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Restoration Ecology

Science & Conservation
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Restoration Ecology

Restoration ecology is central to NTBG’s conservation strategy. In the long-term it is the most effective method to ensure the survival of endemic plant species, many of which have been forced to the brink of extinction by habitat degradation and destruction by invasive species.

The process of restoration is many faceted. An important first step in the process of planning habitat restoration is to understand the ecological history of the site. Research discloses the information necessary to establish appropriate restoration goals by examining the fossil record, archaeological sites, and interviews with traditional cultural practitioners. Paleoecologists, ethnographers, and field botanists provide a detailed picture of the original condition and subsequent changes to ecosystems and the depth of losses here due to extinction and environmental change. Armed with this knowledge, NTBG is able to design practical and effective integrated strategies for ecological restoration.

Another important factor in the process is the identification and preservation of at-risk endemic species that are found or would have been found growing naturally in a specific ecosystem. Our field botanists monitor the remaining populations and collect seeds and plant material for storage in our seed bank and tissue-culture facilities, as well as for propagation in our greenhouse. The new plants that are produced can be used both to enhance existing populations and to create new ones in our ecological restoration sites. In the most degraded habitats, invasive species must be controlled and eliminated before native species can be reintroduced. In less degraded habitats where endemic species still exist, the native plants need to be protected by removal of alien species. Diverse restoration projects have been undertaken in our gardens and preserves and NTBG has been able to amplify this successful approach–utilizing a historical perspective to guide ecological restoration efforts–in collaborations with other landowners in the Islands.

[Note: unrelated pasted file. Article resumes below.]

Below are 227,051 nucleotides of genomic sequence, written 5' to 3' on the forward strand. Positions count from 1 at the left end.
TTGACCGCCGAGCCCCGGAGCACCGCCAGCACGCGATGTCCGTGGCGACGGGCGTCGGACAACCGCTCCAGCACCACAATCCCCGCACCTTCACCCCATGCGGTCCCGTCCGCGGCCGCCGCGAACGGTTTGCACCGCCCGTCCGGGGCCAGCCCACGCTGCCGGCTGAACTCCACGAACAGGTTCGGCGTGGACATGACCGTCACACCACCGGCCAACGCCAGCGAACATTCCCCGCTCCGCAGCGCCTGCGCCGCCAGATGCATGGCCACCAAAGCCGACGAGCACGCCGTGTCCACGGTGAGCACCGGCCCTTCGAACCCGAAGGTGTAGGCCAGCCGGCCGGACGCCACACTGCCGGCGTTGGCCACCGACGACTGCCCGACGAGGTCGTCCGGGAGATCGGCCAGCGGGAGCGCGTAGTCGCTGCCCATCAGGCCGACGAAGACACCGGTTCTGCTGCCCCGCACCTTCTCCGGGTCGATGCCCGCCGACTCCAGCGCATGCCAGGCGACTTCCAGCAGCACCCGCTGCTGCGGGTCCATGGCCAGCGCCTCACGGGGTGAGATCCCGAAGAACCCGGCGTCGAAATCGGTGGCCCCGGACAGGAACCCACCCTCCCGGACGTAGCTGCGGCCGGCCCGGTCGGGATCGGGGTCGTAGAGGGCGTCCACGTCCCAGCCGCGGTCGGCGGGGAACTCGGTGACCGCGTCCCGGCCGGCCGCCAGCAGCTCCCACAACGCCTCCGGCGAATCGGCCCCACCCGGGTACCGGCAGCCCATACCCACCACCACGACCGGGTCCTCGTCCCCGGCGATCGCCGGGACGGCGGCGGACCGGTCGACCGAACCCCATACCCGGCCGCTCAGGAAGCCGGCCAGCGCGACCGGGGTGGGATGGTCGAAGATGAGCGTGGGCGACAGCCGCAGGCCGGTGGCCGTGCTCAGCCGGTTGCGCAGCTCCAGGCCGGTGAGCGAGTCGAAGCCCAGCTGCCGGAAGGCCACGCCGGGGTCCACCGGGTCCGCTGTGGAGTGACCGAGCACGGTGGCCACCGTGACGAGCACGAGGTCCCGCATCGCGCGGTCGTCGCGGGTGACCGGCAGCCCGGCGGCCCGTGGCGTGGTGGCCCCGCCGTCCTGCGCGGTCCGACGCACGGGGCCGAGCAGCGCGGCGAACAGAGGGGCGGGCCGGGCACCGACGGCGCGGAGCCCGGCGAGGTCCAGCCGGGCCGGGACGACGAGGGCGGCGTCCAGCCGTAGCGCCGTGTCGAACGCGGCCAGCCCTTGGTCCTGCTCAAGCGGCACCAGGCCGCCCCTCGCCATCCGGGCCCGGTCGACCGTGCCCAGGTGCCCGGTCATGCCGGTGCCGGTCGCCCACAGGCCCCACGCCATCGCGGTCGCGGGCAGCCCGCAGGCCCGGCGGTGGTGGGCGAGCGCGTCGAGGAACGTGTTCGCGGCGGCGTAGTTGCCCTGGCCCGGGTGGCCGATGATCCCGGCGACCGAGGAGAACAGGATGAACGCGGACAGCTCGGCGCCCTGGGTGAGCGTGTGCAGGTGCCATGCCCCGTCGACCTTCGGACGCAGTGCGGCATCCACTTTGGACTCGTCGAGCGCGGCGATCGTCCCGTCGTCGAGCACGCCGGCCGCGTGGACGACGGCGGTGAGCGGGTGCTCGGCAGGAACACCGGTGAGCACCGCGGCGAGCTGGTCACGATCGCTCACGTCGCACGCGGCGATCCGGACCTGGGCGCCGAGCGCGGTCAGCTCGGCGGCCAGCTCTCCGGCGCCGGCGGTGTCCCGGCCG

All of this requires a great deal of manpower. Staff is augmented by regular Garden volunteers as well as occasional volunteers from the community who participate in “restoration work days.” These projects have also benefited greatly from national and international groups that organize short-term service programs.

Restoration projects are also used as a classroom for NTBG environmental education programs, in particular the Junior Restoration Team which targets high school and middle school students. Students not only learn botany, conservation ecology, horticulture, and resource management, but they have the satisfaction of making a contribution both locally and globally.

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